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Thread: Martin Style 20 Interest

  1. #51

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    Martin Style 20 1929
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    tree 

  3. #52

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    I spent 1/2 hr wth son in law, professional person. Did not work so far.

  4. #53
    Registered User Sue Rieter's Avatar
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    Default Re: Martin Style 20 Interest

    I see it! It looks great! I can't believe you wanted it all that time, and now... here it is! How cool is that?

    Sue

  5. #54

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    Jim Garber agreed to help out in posting photos. Thanks Jim

  6. #55
    Mando-Accumulator Jim Garber's Avatar
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    Here are George's photos. It looks rather nice.
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    Jim

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  8. #56

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    I am astounded at the quality of this piece. I can see why this came from what was called the Golden Age. This sample is so clean that it looks to have been made 5 years ago. Perfectly straight neck. Not even lacquer checking. The ebony pick guard wanted to clack against the top when I pressed down against it while picking. I solved that by attaching a small felt disc to underside of guard.

    However, I can see some reasons the mandolin has had a hard time finding a permanent home. It's NOT a bluegrass mandolin. The tone comes straight from yesteryear. Think Nick Lucas, So it sounds great on old time, contra dance, and celtic.

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  10. #57
    Registered User Brian560's Avatar
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    Default Re: Martin Style 20 Interest

    Nice mandolin !

  11. #58
    Registered User Steve 2E's Avatar
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    That’s a real beauty George! I have great respect for your patience in the acquisition. Enjoy!

  12. #59

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    Worth the wait! Very nice!

  13. #60

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    I have a reprint of the Martin String Instruments catalog from 1929. The Style 20 mandolin was the only carved mandolin and most expensive mandolin in the lineup, at $75. The small catalog displays a full page picture of a mandolin just like mine. The catalog was in a book I own called The Martin Archives. Interestingly, instruments did not come with a case. Customers had a choice of four case options, from chipboard to hardshell.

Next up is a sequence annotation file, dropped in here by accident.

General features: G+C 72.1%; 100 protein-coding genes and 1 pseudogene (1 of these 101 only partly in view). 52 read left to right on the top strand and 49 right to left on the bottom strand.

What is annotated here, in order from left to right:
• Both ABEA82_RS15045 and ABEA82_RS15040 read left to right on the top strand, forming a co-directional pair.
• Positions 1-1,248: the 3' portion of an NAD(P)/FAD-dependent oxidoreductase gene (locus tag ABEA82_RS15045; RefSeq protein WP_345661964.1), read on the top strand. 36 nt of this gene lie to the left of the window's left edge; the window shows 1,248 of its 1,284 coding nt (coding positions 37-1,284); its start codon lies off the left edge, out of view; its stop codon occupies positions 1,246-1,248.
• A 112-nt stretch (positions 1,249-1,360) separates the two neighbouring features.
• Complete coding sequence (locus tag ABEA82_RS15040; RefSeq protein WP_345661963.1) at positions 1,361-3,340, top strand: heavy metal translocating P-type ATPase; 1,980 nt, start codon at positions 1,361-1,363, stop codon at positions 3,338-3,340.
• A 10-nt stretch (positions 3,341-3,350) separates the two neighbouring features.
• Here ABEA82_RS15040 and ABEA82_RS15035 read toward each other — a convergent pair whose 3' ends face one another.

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  15. #61
    Mando-Accumulator Jim Garber's Avatar
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    Default Re: Martin Style 20 Interest

    1930 Martin Catalog courtesy of acousticmusic.org—turn to spread 14/page 24.
    Jim

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  17. #62
    Registered User Steve 2E's Avatar
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    Default Re: Martin Style 20 Interest

    Quote Originally Posted by George Henry View Post
    I have a reprint of the Martin String Instruments catalog from 1929. The Style 20 mandolin was the only carved mandolin and most expensive mandolin in the lineup, at $75. The small catalog displays a full page picture of a mandolin just like mine. The catalog was in a book I own called The Martin Archives. Interestingly, instruments did not come with a case. Customers had a choice of four case options, from chipboard to hardshell.
    I need to get that book! That cross references with Mike Longsworth’s book. There were two Style 15’s made in 1929, but they weren’t in the catalog until 1930. Martin went all in with the Style 20 in 1929. I
    don’t think cases were standard until a bit later.

  18. #63

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    The Martin Archives also contains a 1936 catalogue as well. The 1936 Style 20 included a Martin decal on headstock, white binding on the fretboard, and different pick guard design. The price remained $75. The 1936 catalogue includes a page on the 2-15 but only a listing of the 2-20 with no photo.